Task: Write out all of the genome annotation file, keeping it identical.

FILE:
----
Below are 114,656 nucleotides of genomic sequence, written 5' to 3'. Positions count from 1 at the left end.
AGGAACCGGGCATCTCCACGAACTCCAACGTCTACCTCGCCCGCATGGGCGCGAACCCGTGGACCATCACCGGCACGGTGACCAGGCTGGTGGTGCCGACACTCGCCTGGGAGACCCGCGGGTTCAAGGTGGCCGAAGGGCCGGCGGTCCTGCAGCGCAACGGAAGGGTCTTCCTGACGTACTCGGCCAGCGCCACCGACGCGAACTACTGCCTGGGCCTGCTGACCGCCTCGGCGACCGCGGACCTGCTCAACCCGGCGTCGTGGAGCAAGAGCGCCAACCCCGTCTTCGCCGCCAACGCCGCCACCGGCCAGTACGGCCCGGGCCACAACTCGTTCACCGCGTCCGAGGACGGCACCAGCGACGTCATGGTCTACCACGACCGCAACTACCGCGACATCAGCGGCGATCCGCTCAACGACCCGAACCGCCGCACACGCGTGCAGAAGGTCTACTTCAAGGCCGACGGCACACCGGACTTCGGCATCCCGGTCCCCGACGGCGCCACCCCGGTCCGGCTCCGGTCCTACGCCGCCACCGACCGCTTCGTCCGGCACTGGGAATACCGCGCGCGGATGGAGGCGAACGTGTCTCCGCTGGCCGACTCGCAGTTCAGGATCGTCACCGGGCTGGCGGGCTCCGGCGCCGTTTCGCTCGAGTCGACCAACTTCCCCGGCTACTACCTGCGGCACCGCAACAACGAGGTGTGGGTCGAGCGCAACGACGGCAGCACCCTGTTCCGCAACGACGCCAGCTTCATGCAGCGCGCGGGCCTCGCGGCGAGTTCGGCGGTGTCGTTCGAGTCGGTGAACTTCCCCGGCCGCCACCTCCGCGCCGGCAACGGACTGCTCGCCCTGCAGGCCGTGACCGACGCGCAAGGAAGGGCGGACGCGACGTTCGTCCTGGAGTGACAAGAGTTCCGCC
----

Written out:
Below are 114,656 nucleotides of genomic sequence, written 5' to 3'. Positions count from 1 at the left end.
AGGAACCGGGCATCTCCACGAACTCCAACGTCTACCTCGCCCGCATGGGCGCGAACCCGTGGACCATCACCGGCACGGTGACCAGGCTGGTGGTGCCGACACTCGCCTGGGAGACCCGCGGGTTCAAGGTGGCCGAAGGGCCGGCGGTCCTGCAGCGCAACGGAAGGGTCTTCCTGACGTACTCGGCCAGCGCCACCGACGCGAACTACTGCCTGGGCCTGCTGACCGCCTCGGCGACCGCGGACCTGCTCAACCCGGCGTCGTGGAGCAAGAGCGCCAACCCCGTCTTCGCCGCCAACGCCGCCACCGGCCAGTACGGCCCGGGCCACAACTCGTTCACCGCGTCCGAGGACGGCACCAGCGACGTCATGGTCTACCACGACCGCAACTACCGCGACATCAGCGGCGATCCGCTCAACGACCCGAACCGCCGCACACGCGTGCAGAAGGTCTACTTCAAGGCCGACGGCACACCGGACTTCGGCATCCCGGTCCCCGACGGCGCCACCCCGGTCCGGCTCCGGTCCTACGCCGCCACCGACCGCTTCGTCCGGCACTGGGAATACCGCGCGCGGATGGAGGCGAACGTGTCTCCGCTGGCCGACTCGCAGTTCAGGATCGTCACCGGGCTGGCGGGCTCCGGCGCCGTTTCGCTCGAGTCGACCAACTTCCCCGGCTACTACCTGCGGCACCGCAACAACGAGGTGTGGGTCGAGCGCAACGACGGCAGCACCCTGTTCCGCAACGACGCCAGCTTCATGCAGCGCGCGGGCCTCGCGGCGAGTTCGGCGGTGTCGTTCGAGTCGGTGAACTTCCCCGGCCGCCACCTCCGCGCCGGCAACGGACTGCTCGCCCTGCAGGCCGTGACCGACGCGCAAGGAAGGGCGGACGCGACGTTCGTCCTGGAGTGACAAGAGTTCCGCC